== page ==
As Charles worked for a bank and then a law firm and Leah worked as a principal’s assistant and substitute teacher at a high school in Manhattan, the two of them slowly began getting involved on the organizing level of local politics. For Charles, this came easily—he was naturally gregarious, a glad-hander. But how did Leah, with her more reserved demeanor, get involved?
“Reluctantly,” said Peter. “See, my father was very active politically, so everyone knew my mother because of that, and everybody liked her. But she never enjoyed it. She never wanted to be a state committeewoman, and then they elected her district leader, and she didn’t want that either. She didn’t like the fighting and acrimony. After a few years, my father got elected as a judge, at which point he could no longer be involved in politics, so she immediately resigned from everything.”
It’s interesting that Peter got involved in politics even though one of his parents found the whole racket so distasteful. Did Leah discourage him from seeking elective office? “No, she encouraged me, and I think she was very proud of me,” he said. “But like any mother, she just didn’t want me to get hurt.”
And what about Leah’s and Charles’ contrasting social styles—did that ever make for an awkward match? “No,” said Peter, “because they complemented each other so well. If they walked into the room right now, my father would ask you all sorts of questions—where are you from, how’d you get here, what’s your last name, and so on—to the point where he’d know everything about you within a few minutes. My mother wasn’t as outgoing, but she’d be very polite and answer any questions you might have.”
Peter himself seems to fall somewhere in between, at least at this stage of his life—outgoing but also patient, letting the conversation come to him. A hint of his younger, presumably more boisterous self came when I asked him to pose for a photo with Leah’s report card, at which point he instantly flashed the electric smile of a career politico. Once a candidate, always a candidate.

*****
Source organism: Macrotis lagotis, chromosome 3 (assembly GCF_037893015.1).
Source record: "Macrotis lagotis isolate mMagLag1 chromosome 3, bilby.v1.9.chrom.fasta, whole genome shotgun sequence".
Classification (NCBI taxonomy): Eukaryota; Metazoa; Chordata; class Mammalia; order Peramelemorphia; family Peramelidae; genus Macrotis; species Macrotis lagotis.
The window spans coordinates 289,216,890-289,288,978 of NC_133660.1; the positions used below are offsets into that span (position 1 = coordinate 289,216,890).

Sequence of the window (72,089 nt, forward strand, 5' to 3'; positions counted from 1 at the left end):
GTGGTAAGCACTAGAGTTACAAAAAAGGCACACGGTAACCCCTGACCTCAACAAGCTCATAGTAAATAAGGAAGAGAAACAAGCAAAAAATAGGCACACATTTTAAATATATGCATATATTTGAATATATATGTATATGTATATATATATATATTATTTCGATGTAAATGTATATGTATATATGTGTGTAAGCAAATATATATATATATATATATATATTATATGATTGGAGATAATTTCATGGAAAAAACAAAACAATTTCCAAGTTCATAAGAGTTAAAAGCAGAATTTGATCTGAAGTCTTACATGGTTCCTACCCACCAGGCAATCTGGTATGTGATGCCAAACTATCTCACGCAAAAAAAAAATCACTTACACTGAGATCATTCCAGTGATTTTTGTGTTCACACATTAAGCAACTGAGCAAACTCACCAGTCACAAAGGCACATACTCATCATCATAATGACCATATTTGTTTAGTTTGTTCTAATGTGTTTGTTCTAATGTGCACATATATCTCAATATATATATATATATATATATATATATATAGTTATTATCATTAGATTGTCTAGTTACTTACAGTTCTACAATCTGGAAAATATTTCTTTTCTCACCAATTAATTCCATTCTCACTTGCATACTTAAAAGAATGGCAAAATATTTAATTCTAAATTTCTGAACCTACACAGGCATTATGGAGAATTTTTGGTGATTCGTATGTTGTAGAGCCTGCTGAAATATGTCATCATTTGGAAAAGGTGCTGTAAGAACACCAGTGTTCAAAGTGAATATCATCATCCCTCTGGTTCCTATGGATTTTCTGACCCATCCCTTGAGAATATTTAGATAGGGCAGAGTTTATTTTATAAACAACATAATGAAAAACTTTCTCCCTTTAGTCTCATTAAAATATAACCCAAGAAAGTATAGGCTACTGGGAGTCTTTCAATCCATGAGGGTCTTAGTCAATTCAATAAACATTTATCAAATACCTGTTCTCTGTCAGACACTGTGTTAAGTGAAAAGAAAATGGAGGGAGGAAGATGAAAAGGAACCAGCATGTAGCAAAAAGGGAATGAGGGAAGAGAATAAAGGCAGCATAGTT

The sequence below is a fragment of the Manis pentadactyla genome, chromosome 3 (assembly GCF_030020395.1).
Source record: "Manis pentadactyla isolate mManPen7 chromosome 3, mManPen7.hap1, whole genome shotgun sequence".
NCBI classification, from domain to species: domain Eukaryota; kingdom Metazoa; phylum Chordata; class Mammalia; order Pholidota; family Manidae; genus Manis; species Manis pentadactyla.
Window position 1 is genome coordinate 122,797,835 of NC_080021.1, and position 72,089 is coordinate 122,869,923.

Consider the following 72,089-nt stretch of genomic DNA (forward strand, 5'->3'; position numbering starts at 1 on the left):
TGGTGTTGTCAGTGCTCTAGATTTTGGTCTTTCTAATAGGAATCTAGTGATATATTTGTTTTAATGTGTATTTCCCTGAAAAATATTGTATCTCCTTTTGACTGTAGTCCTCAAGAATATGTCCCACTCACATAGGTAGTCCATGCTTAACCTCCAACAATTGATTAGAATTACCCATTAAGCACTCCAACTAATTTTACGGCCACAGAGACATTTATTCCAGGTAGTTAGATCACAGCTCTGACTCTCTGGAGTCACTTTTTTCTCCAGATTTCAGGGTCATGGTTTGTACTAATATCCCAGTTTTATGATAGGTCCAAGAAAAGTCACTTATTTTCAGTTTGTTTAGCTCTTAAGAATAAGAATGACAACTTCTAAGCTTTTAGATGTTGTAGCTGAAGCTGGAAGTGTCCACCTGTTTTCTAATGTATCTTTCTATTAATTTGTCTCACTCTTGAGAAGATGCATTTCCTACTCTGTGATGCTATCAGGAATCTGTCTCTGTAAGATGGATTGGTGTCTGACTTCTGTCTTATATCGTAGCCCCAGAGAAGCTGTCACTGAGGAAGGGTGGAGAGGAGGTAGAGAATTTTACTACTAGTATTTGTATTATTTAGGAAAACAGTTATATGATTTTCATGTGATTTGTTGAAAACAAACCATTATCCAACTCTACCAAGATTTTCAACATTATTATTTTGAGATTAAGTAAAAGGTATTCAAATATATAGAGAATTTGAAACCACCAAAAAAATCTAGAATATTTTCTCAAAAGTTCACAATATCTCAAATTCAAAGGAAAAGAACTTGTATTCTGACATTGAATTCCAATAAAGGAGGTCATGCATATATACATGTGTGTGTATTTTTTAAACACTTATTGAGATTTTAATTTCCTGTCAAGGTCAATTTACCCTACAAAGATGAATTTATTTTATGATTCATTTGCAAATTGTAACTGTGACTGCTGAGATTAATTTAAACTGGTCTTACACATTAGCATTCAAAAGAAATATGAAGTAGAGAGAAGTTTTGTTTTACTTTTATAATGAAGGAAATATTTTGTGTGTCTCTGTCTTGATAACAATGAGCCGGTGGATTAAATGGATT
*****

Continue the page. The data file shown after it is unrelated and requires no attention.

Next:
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An unfortunate thread running through Leah’s life is the death of most of the men she was close to, usually at an early age. Her father passed away when she was still a girl; her brother, who had settled in Pennsylvania but with whom she was still very close, died of a heart attack while in his late 40s; Charles, her husband, died in 1967 at the age of 66. But the biggest blow came one night in 1975, when her son Buddy—Peter’s older brother—was killed by a hit-and-run driver in Astoria. He was 42.
Peter had to deliver the news to Leah the following morning, which he called “the hardest thing I’ve ever done.” Later that day, Leah fainted, fell, and broke her ankle, triggering a physical and mental deterioration that played out over the ensuing decade. She passed away in January 1985 at the age of 79.
Although the earliest and latest chapters of Leah’s life were difficult, Peter said the times in between were happy ones. And while there are other students in my Manhattan Trade School report-card collection who went on to have brushes with fame (Eva Greene Rosencrans, for example, designed Mamie Eisenhower’s inaugural ball gown), I’m not aware of any students whose children achieved a public profile to rival Peter Vallone’s. When you add up the political careers of Charles, Peter, and Peter Jr., Leah shapes up as the de facto matriarch of what has become a New York political dynasty—an impressive achievement for an orphaned daughter of Italian immigrants and a classic example of the American dream made good.
For Leah, that dream started when she left behind her old life at 338 E. 14th St. and moved across the street to 337. I was curious to see what those addresses looked like today, so I recently went out to the East Village to have a look.
At 338, where Leah’s family lived, there’s a five-story building with a beauty salon on the ground floor. But Leah’s family lived here a nearly century ago—it may be the same address, but is it the same building? The building’s certificate of occupancy, available via the Department of Buildings’ website, describes it as an “old law tenement,” which means it was built between 1879 and 1901. So yes, this is the building where Leah was living when she began attending Manhattan Trade in 1919.
Across the street, however, there have been changes. A large, modern apartment complex sprawls out across several lots in the middle of the block. Its address is 333, and the next building to the east is 347. So 337, where the Vallones lived when they took Leah in, no longer exists. The symbolism, however, remains intact: The old building at 338 represents the past, while the modern building across the street represents new life, a fresh start, progress. That’s certainly how it turned out for Leah.
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This will be the last Permanent Record article on Slate, at least for a while. (We may run additional entries as developments warrant.) But you can still keep up with the project over on the Permanent Record Blog, where I’ll continue investigating the Manhattan Trade School report cards, along with other found objects that have stories to tell. You can also sign up for the Permanent Record mailing list by sending me an email. My thanks to all of Slate’s readers for your support and enthusiasm—it’s been a privilege to share these stories with you.
(Special thanks to researcher Samantha Bulgerin for her invaluable assistance with this article.)